Film Review: The Mighty Macs

This distaff basketball tale dribbles away any chance for excitement through a mountainous accumulation of blinding clichés.
Reviews

The Mighty Macs is the story of Cathy Rush, the brave coach who guided the women’s basketball team of Immaculata College to victory in 1972, raising the bar for female sportsmanship. Rush’s achievement was exciting and compelling, unfortunately everything this film is not.

Writer-director Tim Chambers has employed every formulaic cliché of every underdog sports movie ever made—Rudy inevitably springs to mind—and comes up with something so bland that you wonder if even the sweat pouring off those dribbling girls is real. There’s not an ounce of true suspense or surprise on the team’s oh-so-predictable road to glory. And heaven help us if he doesn’t use the Catholic environs of Immaculata to give us more cute nuns and codgerish priests than we’ve seen since Going My Way, all clucking over that upstart Women’s Libber of a coach.

Gugino, who has done some impressive if highly variable work on the New York stage, makes a fit, feisty heroine and does her best to humanize a character drawn in idealized, primary colors: courageous, tireless, determined and so very, very good, if perhaps a tad obsessed. As the ubiquitously redoubtable Mother Superior, Ellen Burstyn fills her habit with Actors Studio competence, and when told that the financially strapped school will need divine intervention to save it, responds, “That’s just what I’ve been praying for.” Yes, the dialogue is like that and, yes, there is that one young nun (Marley Shelton) suffering a crisis of faith which must be wearisomely addressed.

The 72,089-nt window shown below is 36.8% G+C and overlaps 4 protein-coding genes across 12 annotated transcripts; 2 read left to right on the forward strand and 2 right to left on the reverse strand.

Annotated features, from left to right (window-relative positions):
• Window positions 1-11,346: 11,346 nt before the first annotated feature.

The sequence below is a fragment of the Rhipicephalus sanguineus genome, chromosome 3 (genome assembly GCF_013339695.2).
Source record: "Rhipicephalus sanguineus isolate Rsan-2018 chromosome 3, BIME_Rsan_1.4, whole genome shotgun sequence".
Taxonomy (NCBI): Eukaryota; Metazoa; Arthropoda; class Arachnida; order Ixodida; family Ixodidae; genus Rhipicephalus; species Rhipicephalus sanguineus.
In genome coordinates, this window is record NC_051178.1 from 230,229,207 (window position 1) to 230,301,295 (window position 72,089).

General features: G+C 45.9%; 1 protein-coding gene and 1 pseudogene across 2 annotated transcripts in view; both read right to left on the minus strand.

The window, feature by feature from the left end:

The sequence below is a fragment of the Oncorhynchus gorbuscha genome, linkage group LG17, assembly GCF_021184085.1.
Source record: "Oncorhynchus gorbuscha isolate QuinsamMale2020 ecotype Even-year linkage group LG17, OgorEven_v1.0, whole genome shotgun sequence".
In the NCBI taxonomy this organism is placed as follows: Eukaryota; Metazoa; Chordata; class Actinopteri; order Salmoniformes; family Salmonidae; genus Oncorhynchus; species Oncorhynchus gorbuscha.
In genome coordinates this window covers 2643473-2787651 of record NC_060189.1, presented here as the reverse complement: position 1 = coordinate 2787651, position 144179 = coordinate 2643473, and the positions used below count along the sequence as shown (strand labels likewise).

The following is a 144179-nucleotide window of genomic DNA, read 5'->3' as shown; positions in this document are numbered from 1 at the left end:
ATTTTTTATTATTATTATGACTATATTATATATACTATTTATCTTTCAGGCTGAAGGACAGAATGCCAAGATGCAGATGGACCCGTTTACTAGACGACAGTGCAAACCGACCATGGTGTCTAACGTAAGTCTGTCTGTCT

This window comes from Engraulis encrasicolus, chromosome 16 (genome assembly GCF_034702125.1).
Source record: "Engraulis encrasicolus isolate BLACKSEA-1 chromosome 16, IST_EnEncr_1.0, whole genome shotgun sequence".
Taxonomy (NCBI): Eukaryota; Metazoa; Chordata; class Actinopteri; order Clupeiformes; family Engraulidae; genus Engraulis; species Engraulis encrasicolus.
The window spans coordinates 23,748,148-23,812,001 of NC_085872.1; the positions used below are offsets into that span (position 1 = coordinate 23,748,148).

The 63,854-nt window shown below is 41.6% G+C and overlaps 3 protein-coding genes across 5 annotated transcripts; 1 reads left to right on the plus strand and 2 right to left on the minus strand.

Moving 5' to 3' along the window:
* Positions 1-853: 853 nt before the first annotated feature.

David Boreanaz is wasted as Rush’s NBA coach of a husband, under whose shadow his wife chafes. As for the team players, a passel of fresh ingénues admirably attempt to infuse life into Chambers’ cardboard conceptions, so we have Kim Blair realizing that she doesn’t need a man to define her, even after being dumped by her boyfriend, and Katie Hayek becoming all that she can truly be, despite having no fashion sense and being poor. It’s cartoon feminism, strained through the Lifetime Channel.

And despite the use of period music like Norman Greenbaum’s “Spirit in the Sky,” the movie gives you no feeling of actually being set in the sexy, scruffily alive 1970s as much as it does a generic, strictly mall-targeted virtual universe of entertainment. Disneyfication continues apace.